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Computer software.

Periodically, Nursing Homes asks vendors of major product categories for nursing facilities to provide general purchasing guidelines to aid administrators' decision-making. For this installment, leading vendors of computer software were asked: "How should -- and should not -- nursing homes try to minimize the costs of computerization?" "What are the major lessons to be drawn from the experience of nursing homes already computerized?" "What are nursing homes' prospects for maximizing revenues with computerization?"

William Peter, President and CEO, Data Med Clinical Support Systems: "Hardware, software, training and continuing support are all costs that must be taken into account. The most important step to take initially to minimize these costs is to clearly define the needs of the organization. For example, a 90-bed home with both financial and clinical on the system may need three to six work stations, with a couple used all the time by clinical, and another couple all the time by business. A 400-bed home may need 15 work stations, while a 35-bed home may need only one for both business and clinical.

"How much customization of the software will you need? That depends on what the staff tells you; this is not something you want to decide from the top down. And the more customized you can get -- that is, the closer you can get to your current operations -- the less training time you'll need. Training on a new system can take more time than you bargained for, and is often a hidden cost.

"How much can you afford to spend? If it's, say, only $10,000, you won't be able to have a comprehensive, integrated system. So you decide what you need immediately and where you want to go from there. Typically, start with your weakest area, whether it's billing, clinical documentation or infection control, and purchase the modules you need. But ultimately your goal should be to go to a comprehensive system. A final way to minimize costs would be to lease a system, rather than purchase it outright.

"The biggest lesson is the importance of checking user references before the purchase is made. Once you've narrowed your selection of vendors down to three, ask each of them for a list of 10 customers who have used their system for at least a year. Ask the administrators and DONs what they like and don't like. This will be more than worth it in the long run.

"Another lesson is to make sure that staff is consulted on the software you buy. Imposing the decision from the top down is setting yourself up for a frustrated staff.

"Finally, nursing homes have found it helpful to purchase both financial and clinical software from the same vendor, because this makes it easier to integrate.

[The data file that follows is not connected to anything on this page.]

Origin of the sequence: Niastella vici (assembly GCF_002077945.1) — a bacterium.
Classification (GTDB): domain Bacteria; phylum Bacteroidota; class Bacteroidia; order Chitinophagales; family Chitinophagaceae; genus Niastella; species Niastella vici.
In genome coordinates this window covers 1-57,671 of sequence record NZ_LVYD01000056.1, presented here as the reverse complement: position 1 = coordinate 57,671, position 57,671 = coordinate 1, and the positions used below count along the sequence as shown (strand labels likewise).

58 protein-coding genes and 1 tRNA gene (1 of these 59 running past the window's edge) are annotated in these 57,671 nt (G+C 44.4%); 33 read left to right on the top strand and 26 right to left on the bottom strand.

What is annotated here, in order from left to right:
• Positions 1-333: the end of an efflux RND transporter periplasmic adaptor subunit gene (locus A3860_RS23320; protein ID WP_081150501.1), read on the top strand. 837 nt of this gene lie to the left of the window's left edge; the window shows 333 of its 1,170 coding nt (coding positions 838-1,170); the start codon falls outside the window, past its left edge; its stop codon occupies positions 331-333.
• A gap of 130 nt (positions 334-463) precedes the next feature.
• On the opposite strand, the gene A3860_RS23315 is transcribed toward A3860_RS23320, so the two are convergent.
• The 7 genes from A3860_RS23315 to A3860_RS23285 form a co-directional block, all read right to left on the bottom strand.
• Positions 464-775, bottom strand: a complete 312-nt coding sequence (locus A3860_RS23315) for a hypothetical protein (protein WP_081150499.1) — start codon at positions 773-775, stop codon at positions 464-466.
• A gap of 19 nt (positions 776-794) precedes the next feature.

"Maximizing revenues can be accomplished in several ways. In case-mix states, we've seen systems pay for themselves in six months to a year simply from the higher ratings they get from state surveyors. Computers make it easier to clean up your records on a regular basis so that care plans are coordinated with resident assessments, exception reports are generated, and so forth. This sort of organization gets higher ratings and therefore higher reimbursements.

"Computers make it possible to easily generate regular reports to families using your existing documentation. Families appreciate being kept informed in this way, and word gets around.

"Finally, electronic billing is what's going to happen in the future; you may not get more money with this, but you'll get it faster."

Brook Chambery, President and CEO, Beechwood Software, Inc.: "The most important step in minimizing costs is to integrate the computer system into your entire operation. Proper use of computerization can bring about tremendous operational efficiencies. Peripheral use, or quick fixes, will only bring greater expense and heartaches. Careful planning and software design that meets management objectives are key.

"Although more time and expense may be involved upfront with this type of solution, it is not unusual to find payback periods of only a few months, especially in the patient care operations. We have verified this in our own nursing home operations, as well as that of clients.

"The major lesson to be learned from those who have computerized is that it really can work. Not only can staff accept it, but they get totally excited about it. Concerns over training and control fade away. Computerization can actually minimize training needs, fully empower staff, maximize managerial control, and enhance quality control. Software design is crucial. Anyone can write a program, but it is management experience and foresight, coupled with the proper application of technology, which lays the groundwork for successful design for the facility. Oversight by facility management is also crucial. Realistic goals must be set and the project must be directed. Policies and procedures, organizational charts, and other entrenched modes of operation may have to be revamped to use computerization effectively.

"Other than for billing and receivables monitoring, most of the payback in maximizing revenues will be indirectly related to quality assurance and management information that would not otherwise have been possible. Current information can empower management and staff, which enhances customer satisfaction and attracts further business."

Peter T. Davidson, Vice-President of Operations, Compudata Health Corporation.: "People often think they can minimize the costs of computerization by focusing on tangible up-front costs such as hardware, software and training. Unfortunately, they may not consider the significant long-term cost impact of an inadequate or poorly implemented system. Without adequate training, for example, they may lose opportunities by not taking advantage of all the system can do. For this reason, selecting a system that meets the needs of the company must be carefully balanced against the initial costs. It is also important that an adequate training plan be agreed upon between the vendor and the customer to insure that the installed system is used to its fullest capability.